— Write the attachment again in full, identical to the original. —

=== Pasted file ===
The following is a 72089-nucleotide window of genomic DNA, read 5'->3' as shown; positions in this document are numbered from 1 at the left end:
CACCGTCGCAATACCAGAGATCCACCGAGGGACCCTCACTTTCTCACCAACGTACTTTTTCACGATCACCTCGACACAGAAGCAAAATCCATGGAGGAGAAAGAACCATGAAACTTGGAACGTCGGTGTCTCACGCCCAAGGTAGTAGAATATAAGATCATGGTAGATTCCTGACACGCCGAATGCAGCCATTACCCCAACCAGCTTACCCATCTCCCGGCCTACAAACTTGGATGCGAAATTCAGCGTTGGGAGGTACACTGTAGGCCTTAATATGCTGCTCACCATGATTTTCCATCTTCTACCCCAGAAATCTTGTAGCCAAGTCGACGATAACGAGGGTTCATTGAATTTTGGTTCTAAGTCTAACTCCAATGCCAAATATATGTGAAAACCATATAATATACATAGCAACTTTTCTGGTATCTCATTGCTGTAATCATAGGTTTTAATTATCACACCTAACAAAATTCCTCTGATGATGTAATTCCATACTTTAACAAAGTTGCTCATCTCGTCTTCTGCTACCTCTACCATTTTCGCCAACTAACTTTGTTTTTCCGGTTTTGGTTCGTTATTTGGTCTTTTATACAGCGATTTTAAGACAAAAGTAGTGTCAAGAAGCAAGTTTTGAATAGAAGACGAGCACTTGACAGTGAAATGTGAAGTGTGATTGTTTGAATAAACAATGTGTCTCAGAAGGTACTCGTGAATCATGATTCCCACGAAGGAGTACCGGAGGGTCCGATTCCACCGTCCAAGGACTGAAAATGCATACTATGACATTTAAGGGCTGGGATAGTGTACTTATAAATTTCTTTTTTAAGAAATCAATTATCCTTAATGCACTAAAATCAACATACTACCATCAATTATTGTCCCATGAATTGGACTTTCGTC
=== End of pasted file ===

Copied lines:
The following is a 72089-nucleotide window of genomic DNA, read 5'->3' as shown; positions in this document are numbered from 1 at the left end:
CACCGTCGCAATACCAGAGATCCACCGAGGGACCCTCACTTTCTCACCAACGTACTTTTTCACGATCACCTCGACACAGAAGCAAAATCCATGGAGGAGAAAGAACCATGAAACTTGGAACGTCGGTGTCTCACGCCCAAGGTAGTAGAATATAAGATCATGGTAGATTCCTGACACGCCGAATGCAGCCATTACCCCAACCAGCTTACCCATCTCCCGGCCTACAAACTTGGATGCGAAATTCAGCGTTGGGAGGTACACTGTAGGCCTTAATATGCTGCTCACCATGATTTTCCATCTTCTACCCCAGAAATCTTGTAGCCAAGTCGACGATAACGAGGGTTCATTGAATTTTGGTTCTAAGTCTAACTCCAATGCCAAATATATGTGAAAACCATATAATATACATAGCAACTTTTCTGGTATCTCATTGCTGTAATCATAGGTTTTAATTATCACACCTAACAAAATTCCTCTGATGATGTAATTCCATACTTTAACAAAGTTGCTCATCTCGTCTTCTGCTACCTCTACCATTTTCGCCAACTAACTTTGTTTTTCCGGTTTTGGTTCGTTATTTGGTCTTTTATACAGCGATTTTAAGACAAAAGTAGTGTCAAGAAGCAAGTTTTGAATAGAAGACGAGCACTTGACAGTGAAATGTGAAGTGTGATTGTTTGAATAAACAATGTGTCTCAGAAGGTACTCGTGAATCATGATTCCCACGAAGGAGTACCGGAGGGTCCGATTCCACCGTCCAAGGACTGAAAATGCATACTATGACATTTAAGGGCTGGGATAGTGTACTTATAAATTTCTTTTTTAAGAAATCAATTATCCTTAATGCACTAAAATCAACATACTACCATCAATTATTGTCCCATGAATTGGACTTTCGTC